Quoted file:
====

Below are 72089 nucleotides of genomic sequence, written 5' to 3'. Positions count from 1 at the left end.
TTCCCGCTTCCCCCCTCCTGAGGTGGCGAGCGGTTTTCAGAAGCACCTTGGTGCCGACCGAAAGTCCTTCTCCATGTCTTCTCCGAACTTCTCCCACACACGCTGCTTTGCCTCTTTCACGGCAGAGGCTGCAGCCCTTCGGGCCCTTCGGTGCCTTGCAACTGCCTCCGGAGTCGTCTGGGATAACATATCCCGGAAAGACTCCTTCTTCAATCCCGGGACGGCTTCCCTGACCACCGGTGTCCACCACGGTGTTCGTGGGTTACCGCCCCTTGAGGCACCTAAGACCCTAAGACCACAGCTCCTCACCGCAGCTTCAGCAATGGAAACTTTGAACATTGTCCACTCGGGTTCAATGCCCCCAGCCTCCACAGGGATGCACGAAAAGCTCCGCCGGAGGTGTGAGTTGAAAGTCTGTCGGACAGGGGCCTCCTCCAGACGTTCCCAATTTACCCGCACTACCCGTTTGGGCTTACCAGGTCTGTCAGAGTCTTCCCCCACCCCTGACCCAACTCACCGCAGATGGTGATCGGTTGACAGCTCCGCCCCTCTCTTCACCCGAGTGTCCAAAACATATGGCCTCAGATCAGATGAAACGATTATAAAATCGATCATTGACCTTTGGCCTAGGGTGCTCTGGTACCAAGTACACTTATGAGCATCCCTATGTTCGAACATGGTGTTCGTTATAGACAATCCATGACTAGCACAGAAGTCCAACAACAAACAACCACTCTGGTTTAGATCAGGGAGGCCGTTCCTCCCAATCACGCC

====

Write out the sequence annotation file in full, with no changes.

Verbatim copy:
Below are 72089 nucleotides of genomic sequence, written 5' to 3'. Positions count from 1 at the left end.
TTCCCGCTTCCCCCCTCCTGAGGTGGCGAGCGGTTTTCAGAAGCACCTTGGTGCCGACCGAAAGTCCTTCTCCATGTCTTCTCCGAACTTCTCCCACACACGCTGCTTTGCCTCTTTCACGGCAGAGGCTGCAGCCCTTCGGGCCCTTCGGTGCCTTGCAACTGCCTCCGGAGTCGTCTGGGATAACATATCCCGGAAAGACTCCTTCTTCAATCCCGGGACGGCTTCCCTGACCACCGGTGTCCACCACGGTGTTCGTGGGTTACCGCCCCTTGAGGCACCTAAGACCCTAAGACCACAGCTCCTCACCGCAGCTTCAGCAATGGAAACTTTGAACATTGTCCACTCGGGTTCAATGCCCCCAGCCTCCACAGGGATGCACGAAAAGCTCCGCCGGAGGTGTGAGTTGAAAGTCTGTCGGACAGGGGCCTCCTCCAGACGTTCCCAATTTACCCGCACTACCCGTTTGGGCTTACCAGGTCTGTCAGAGTCTTCCCCCACCCCTGACCCAACTCACCGCAGATGGTGATCGGTTGACAGCTCCGCCCCTCTCTTCACCCGAGTGTCCAAAACATATGGCCTCAGATCAGATGAAACGATTATAAAATCGATCATTGACCTTTGGCCTAGGGTGCTCTGGTACCAAGTACACTTATGAGCATCCCTATGTTCGAACATGGTGTTCGTTATAGACAATCCATGACTAGCACAGAAGTCCAACAACAAACAACCACTCTGGTTTAGATCAGGGAGGCCGTTCCTCCCAATCACGCC